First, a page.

Modernism, Modernisation and Modernity in Australia, 1919 –1939 Lighting the Way: New technologies, new materials, new cities. Modernism transformed life in Australia across five tumultuous decades from 1917 to 1967 , it spans all aspect of Australian culture including art, design, architecture, advertising, film, photography and fashion. The process of modernisation has had a profound affect, changing our perspectives and the course of our everyday living.
Change is inevitable, man-made environments are changing all the time, people are getting higher, living in apartments and skyscrapers, human subconscious perspective is changing the world.
Towards the end of the 19th century, newly creative forces were emerging, which looked forward and sought after innovation and originality in design. Seemingly endless reworkings of decorative design was overused and unambiguously discarded as fresh ideas along with new technologies and materials began to saturate into the beginning of the 20th century.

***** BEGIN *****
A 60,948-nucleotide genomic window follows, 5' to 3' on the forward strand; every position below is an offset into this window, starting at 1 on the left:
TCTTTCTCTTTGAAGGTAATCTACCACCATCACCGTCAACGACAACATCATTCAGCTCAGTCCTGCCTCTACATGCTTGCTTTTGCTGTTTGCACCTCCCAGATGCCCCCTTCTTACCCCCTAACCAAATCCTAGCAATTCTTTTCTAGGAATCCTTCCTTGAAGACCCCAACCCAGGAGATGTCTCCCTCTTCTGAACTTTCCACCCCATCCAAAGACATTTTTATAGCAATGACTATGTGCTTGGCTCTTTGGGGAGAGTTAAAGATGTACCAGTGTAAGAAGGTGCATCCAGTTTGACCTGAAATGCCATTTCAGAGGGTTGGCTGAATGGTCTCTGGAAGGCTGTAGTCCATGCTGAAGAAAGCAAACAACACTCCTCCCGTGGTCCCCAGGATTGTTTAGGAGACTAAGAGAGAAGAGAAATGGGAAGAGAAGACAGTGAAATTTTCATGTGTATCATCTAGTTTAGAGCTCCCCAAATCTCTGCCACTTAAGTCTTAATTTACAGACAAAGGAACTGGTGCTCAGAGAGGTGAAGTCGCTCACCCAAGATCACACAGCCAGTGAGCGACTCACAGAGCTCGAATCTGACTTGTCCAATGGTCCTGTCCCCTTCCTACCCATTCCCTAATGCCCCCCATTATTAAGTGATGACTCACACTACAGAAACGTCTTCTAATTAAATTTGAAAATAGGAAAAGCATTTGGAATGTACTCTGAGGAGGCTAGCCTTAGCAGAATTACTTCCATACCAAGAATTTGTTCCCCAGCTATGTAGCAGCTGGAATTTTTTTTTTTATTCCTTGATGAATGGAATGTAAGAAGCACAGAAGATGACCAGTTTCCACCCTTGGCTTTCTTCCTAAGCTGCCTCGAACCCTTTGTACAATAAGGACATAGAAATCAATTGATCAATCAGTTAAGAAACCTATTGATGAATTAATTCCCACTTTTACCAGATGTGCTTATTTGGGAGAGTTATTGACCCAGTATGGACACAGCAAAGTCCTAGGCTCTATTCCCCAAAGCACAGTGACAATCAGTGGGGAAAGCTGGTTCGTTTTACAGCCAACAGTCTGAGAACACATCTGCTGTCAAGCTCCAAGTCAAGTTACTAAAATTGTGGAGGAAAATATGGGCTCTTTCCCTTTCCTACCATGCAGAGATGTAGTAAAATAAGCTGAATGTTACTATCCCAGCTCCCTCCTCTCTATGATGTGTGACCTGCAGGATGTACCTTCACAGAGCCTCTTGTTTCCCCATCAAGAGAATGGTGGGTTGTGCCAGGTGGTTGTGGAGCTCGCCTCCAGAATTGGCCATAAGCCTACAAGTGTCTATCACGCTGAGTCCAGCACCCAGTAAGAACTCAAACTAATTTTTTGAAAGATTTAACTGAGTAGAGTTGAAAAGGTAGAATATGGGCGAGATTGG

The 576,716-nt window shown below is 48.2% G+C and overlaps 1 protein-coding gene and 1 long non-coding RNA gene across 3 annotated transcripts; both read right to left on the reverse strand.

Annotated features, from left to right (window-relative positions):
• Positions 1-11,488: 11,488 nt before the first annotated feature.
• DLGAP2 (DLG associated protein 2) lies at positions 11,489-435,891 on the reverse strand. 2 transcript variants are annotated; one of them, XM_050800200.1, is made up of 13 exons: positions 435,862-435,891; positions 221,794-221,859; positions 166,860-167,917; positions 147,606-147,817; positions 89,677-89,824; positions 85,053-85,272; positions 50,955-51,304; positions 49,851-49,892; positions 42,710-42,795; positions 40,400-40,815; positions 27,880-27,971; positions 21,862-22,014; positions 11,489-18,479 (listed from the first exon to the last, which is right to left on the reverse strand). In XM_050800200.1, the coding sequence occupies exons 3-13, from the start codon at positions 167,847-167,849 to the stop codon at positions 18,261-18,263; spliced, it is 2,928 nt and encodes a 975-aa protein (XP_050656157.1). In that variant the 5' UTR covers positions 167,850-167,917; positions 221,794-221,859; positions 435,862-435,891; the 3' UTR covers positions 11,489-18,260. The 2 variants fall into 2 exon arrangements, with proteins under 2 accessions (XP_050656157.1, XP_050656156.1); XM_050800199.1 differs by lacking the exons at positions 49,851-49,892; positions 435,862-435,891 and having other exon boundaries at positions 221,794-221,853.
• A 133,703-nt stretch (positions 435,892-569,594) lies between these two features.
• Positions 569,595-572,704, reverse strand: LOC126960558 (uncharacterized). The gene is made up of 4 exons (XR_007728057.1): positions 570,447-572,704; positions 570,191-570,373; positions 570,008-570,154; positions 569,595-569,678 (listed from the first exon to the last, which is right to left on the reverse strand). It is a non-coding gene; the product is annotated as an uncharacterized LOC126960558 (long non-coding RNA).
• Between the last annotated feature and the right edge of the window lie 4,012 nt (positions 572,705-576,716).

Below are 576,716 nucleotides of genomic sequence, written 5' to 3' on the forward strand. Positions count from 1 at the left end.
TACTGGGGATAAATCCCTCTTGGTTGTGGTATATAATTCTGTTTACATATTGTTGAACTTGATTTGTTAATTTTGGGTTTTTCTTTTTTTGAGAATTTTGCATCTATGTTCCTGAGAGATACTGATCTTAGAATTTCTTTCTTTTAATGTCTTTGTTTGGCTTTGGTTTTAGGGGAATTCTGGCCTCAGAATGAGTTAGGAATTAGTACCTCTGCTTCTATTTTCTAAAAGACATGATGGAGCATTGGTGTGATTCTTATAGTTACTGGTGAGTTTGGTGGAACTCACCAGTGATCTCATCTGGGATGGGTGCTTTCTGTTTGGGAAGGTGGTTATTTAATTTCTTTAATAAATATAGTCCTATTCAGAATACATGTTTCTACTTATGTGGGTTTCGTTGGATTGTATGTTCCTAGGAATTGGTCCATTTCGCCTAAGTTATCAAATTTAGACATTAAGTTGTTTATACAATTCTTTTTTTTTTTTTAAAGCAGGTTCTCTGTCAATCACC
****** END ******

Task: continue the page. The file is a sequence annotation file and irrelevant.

The developed western world was seeing a new age and the birth of modernism . The term modernism and its meaning has formed much debate but it widely regarded as a shared aesthetic or ideological manifesto.
As an interpretive concept, it may be applied to art, music or cultural and scientific expressions, not just design . Characteristics tend to be anti-ornamental, anti-historicism, simplistic, that form should be derived from function and use new technologies and/or materials.
Modernity marks the move from feudalism and the move towards capitalism and industrialisation. Classic Modernity started in Paris, it was a machine driven society, mass production was everywhere and when the Eiffel tower was built in 1889 to mark the 100th anniversary of the French revolution, it was a true embodiment that symbolised change and the beginning of an era. It was one of the first structures to use steel; its grand height allowed people a new perspective.